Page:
Egypt's SUMED oil pipeline approaches traders hit by Suez blockage

The 400 m (430 yard) vessel is blocking transit in both directions through one of the world's busiest shipping channels for oil and grain and other trade linking Asia and Europe

  
Royal Navy destroyer HMS Duncan passes through the Suez Canal into the Gulf to support the safe passage of British-flagged ships through the Strait of Hormuz in this handout photo released July 28, 2019. Royal Navy/Handout via REUTERS ATTENTION EDITORS - THIS IMAGE HAS BEEN SUPPLIED BY A THIRD PARTY. NO RESALES. NO ARCHIVES. Image used for illustrative purpose

Royal Navy destroyer HMS Duncan passes through the Suez Canal into the Gulf to support the safe passage of British-flagged ships through the Strait of Hormuz in this handout photo released July 28, 2019. Royal Navy/Handout via REUTERS ATTENTION EDITORS - THIS IMAGE HAS BEEN SUPPLIED BY A THIRD PARTY. NO RESALES. NO ARCHIVES. Image used for illustrative purpose

REUTERS

LONDON - Egypt's SUMED pipeline operator has approached oil traders to ask if they want to book its system to transport crude oil as a stuck container ship could block the Suez Canal for weeks, three trading sources told Reuters on Thursday.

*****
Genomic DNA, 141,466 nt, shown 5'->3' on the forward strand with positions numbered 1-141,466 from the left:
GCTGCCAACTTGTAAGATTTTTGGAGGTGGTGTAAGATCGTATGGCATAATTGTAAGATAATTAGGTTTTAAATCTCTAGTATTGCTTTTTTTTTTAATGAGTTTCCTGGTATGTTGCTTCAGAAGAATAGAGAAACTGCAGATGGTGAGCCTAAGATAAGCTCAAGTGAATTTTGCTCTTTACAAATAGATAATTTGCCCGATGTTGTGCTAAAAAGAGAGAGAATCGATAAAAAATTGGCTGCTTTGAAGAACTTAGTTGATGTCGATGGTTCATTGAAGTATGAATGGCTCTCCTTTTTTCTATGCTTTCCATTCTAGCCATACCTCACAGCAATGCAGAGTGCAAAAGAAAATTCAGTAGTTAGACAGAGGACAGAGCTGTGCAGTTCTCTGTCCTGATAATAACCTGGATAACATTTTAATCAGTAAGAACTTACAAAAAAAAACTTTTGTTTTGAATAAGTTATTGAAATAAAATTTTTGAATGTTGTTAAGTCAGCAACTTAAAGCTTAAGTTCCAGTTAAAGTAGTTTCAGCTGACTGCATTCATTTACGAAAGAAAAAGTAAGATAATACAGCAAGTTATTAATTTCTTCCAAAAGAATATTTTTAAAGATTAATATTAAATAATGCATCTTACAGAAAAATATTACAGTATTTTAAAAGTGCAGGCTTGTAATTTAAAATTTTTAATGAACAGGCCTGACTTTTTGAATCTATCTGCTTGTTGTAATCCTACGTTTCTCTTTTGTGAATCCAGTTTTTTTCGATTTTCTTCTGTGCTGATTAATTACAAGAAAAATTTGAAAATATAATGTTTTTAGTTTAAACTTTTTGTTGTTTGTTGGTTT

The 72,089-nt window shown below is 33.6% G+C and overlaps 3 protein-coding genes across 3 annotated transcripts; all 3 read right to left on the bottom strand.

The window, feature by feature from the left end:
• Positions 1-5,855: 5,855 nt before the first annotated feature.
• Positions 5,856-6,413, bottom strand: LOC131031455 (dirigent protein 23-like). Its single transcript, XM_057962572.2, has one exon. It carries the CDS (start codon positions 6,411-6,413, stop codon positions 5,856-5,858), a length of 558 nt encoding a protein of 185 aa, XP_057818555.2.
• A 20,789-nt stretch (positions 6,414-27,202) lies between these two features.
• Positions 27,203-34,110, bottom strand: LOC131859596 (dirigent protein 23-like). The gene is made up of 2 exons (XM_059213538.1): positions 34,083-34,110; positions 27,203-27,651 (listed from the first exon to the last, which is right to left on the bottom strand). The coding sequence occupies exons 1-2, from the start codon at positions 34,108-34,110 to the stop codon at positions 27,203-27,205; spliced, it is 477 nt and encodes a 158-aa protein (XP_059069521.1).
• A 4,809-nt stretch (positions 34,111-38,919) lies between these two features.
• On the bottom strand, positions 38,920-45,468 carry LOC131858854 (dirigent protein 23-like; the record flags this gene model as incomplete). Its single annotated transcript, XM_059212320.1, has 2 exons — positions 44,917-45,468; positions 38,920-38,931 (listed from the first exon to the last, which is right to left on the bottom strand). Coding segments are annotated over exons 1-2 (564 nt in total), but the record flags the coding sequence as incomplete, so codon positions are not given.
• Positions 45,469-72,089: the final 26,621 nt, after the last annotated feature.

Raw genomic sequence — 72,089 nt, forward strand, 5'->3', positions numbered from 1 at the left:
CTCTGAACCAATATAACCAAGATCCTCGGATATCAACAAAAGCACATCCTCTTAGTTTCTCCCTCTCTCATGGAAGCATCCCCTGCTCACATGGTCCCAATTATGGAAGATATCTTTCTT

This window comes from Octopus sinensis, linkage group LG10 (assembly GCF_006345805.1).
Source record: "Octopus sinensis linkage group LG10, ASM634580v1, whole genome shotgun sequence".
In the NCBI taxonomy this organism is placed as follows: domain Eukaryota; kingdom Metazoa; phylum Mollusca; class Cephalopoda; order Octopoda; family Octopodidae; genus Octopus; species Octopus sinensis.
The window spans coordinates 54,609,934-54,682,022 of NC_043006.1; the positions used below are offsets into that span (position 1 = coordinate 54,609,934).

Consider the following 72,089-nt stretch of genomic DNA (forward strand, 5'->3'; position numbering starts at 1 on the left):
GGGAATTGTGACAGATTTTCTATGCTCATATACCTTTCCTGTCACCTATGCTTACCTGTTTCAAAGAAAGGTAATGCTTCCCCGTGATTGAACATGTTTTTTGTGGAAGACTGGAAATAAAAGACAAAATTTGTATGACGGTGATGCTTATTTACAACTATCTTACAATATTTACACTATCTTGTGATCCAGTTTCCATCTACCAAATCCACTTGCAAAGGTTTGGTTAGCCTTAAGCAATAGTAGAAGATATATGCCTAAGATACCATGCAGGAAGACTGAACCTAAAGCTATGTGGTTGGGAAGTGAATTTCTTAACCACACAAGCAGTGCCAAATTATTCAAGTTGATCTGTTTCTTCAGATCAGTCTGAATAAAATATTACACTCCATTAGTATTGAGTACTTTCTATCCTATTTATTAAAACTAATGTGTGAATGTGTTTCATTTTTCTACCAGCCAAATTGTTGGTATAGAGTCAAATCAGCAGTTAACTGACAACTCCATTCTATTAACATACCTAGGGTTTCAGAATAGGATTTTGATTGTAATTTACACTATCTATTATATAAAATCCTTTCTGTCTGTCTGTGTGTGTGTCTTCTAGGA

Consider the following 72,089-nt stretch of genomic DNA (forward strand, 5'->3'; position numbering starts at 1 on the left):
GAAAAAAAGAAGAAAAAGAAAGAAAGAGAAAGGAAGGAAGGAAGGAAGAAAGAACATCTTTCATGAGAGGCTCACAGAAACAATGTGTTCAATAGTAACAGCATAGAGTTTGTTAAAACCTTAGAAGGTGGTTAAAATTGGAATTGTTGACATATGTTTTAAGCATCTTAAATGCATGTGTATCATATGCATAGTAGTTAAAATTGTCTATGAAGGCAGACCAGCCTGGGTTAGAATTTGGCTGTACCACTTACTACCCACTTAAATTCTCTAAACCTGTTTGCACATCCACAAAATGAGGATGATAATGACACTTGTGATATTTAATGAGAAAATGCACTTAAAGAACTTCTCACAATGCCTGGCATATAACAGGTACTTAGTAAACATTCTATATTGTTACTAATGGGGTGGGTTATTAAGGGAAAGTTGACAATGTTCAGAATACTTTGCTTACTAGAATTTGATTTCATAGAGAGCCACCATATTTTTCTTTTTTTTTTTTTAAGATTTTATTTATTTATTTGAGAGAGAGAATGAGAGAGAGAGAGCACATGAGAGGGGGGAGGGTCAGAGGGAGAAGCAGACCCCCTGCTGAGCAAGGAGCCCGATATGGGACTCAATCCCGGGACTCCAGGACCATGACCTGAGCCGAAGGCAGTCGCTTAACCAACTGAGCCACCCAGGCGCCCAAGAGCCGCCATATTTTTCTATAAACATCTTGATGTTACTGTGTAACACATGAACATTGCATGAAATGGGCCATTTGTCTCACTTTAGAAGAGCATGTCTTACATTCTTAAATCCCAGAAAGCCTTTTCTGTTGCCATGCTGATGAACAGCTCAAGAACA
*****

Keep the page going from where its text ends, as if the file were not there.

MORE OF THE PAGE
The 400 m (430 yard) vessel is blocking transit in both directions through one of the world's busiest shipping channels for oil and grain and other trade linking Asia and Europe.  

Traders have had to replace some empty tankers that were due to head north through the canal to pick up Mediterranean crude. Otherwise, many are gambling that the situation will resolve itself over the next few days.

"Rerouting via the Cape (Africa) could cost about $400,000 extra in freight plus you need to factor in 2-3 weeks of extra travel time," a shipping source said on condition of anonymity.

"At the moment, it's not costing charterers any money ... the closure will affect delivery time but there is no demurrage because there is no clause for the Suez being shut."

Moving oil through SUMED can also be a costly proposition and potentially only attractive to supertankers carrying 2 million barrels, one trader said.

It could cost about 50 cents to $1 per barrel to move the oil through, another trader said, and a change now might still cost the charterer the full freight costs.

SUMED links the Red and Mediterranean Seas with a capacity of over 2.5 million barrels per day. About 1.3 million bpd flowed through the system in 2018, the U.S. Energy Information Administration said.

The pipeline is majority-owned by Egypt's state oil company EGPC while Saudi Aramco, the Kuwait Investment Authority and Qatar Petroleum have smaller shares.

(Reporting by Ahmad Ghaddar, Julia Payne and Dmitry Zhdannikov; Editing by Elaine Hardcastle, Barbara Lewis and Alexander Smith) ((Ahmad.Ghaddar@thomsonreuters.com; +442075424435; Reuters Messaging: ahmad.ghaddar.thomsonreuters.com@reuters.net))


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